El Chapo's main rival and the head of the Zetas Cartel. There were reports over the weekend that he might have been killed in a firefight with another group, the Gulf Cartel, but they have yet to be confirmed. Even if he were dead, analysts say, the Zetas would remain a major force, due to Lazcano's powerful second-in-command. The Zetas were former commandos in the Mexican army who went rogue and became the enforcers for other cartels. Eventually, they formed their own crime syndicate. According to CNN, the U.S. government says it is "the most technologically advanced, sophisticated and dangerous cartel operating in Mexico." 


Pulitzer Prize-winning journalist outs himself as an illegal immigrant

It isn't often that an undocumented immigrant in the United States outs himself to the world, risking the wrath of the justice system. And rarer too is it for that person to be an award-winning journalist.

So Jose Antonio Vargas's compelling essay in the New York Times Magazine today is worth noting. The former Washington Post reporter shared a Pulitzer for his coverage of the Virginia Tech shootings.

When he was 12 and living in the Philippines, his mother put him on an airplane to go live with his grandparents in California, he writes. He didn't realize he was living in the United States illegally until he tried to get a driver's license when he turned 16. The DMV told him his documents were fake.

I decided then that I could never give anyone reason to doubt I was an American. I convinced myself that if I worked enough, if I achieved enough, I would be rewarded with citizenship. I felt I could earn it.

I've tried. Over the past 14 years, I've graduated from high school and college and built a career as a journalist, interviewing some of the most famous people in the country. On the surface, I've created a good life. I've lived the American dream.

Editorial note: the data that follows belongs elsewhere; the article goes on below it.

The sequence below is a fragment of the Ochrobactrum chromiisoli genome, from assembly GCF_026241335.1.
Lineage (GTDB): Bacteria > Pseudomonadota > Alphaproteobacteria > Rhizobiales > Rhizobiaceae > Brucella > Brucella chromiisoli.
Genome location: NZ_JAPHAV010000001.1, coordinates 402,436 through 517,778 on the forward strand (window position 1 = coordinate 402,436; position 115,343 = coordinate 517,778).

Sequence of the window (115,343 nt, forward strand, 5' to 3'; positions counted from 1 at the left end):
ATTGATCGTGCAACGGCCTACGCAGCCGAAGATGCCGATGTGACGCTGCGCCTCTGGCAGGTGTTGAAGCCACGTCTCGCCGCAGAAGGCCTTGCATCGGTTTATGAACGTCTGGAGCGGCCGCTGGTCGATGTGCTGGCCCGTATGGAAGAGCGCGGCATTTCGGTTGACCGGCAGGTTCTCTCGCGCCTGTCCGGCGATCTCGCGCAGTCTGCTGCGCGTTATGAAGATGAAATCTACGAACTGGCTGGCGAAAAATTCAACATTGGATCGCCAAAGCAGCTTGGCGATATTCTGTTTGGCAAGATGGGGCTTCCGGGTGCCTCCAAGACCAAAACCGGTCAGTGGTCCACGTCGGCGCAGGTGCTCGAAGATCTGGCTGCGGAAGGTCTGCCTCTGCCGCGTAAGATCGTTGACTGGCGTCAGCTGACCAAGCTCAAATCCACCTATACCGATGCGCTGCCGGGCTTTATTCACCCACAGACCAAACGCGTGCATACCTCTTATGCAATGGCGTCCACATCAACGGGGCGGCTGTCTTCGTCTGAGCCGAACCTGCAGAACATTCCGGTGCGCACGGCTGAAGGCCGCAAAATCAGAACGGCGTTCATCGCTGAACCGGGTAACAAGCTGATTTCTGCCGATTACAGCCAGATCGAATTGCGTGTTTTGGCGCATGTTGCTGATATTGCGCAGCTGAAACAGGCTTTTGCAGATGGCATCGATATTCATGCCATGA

But I am still an undocumented immigrant. And that means living a different kind of reality. It means going about my day in fear of being found out. It means rarely trusting people, even those closest to me, with who I really am. It means keeping my family photos in a shoebox rather than displaying them on shelves in my home, so friends don't ask about them. It means reluctantly, even painfully, doing things I know are wrong and unlawful. And it has meant relying on a sort of 21st-century underground railroad of supporters, people who took an interest in my future and took risks for me.

What's going to happen to Vargas now that he's made his story public? The Atlantic spoke to an immigration lawyer who said he could be detained and put through deportation procedures, but the very public nature of his revelation might actually work in his favor.

"He's outspoken in The New York Times, he's drawn considerable attention to his story. It's very difficult for the immigration machinery to operate in front of someone that's that public,"  David Leopold, former president of the American Immigration Lawyers Association, told the Atlantic.

The more immediate ramifications could be on his career. Vargas -- who has also written for the Huffington Post and the New Yorker -- might have trouble getting publications to pay him, now that he has outed himself as illegal.

"You can't hire an independent contractor knowing he's undocumented," Leopold told the Atlantic.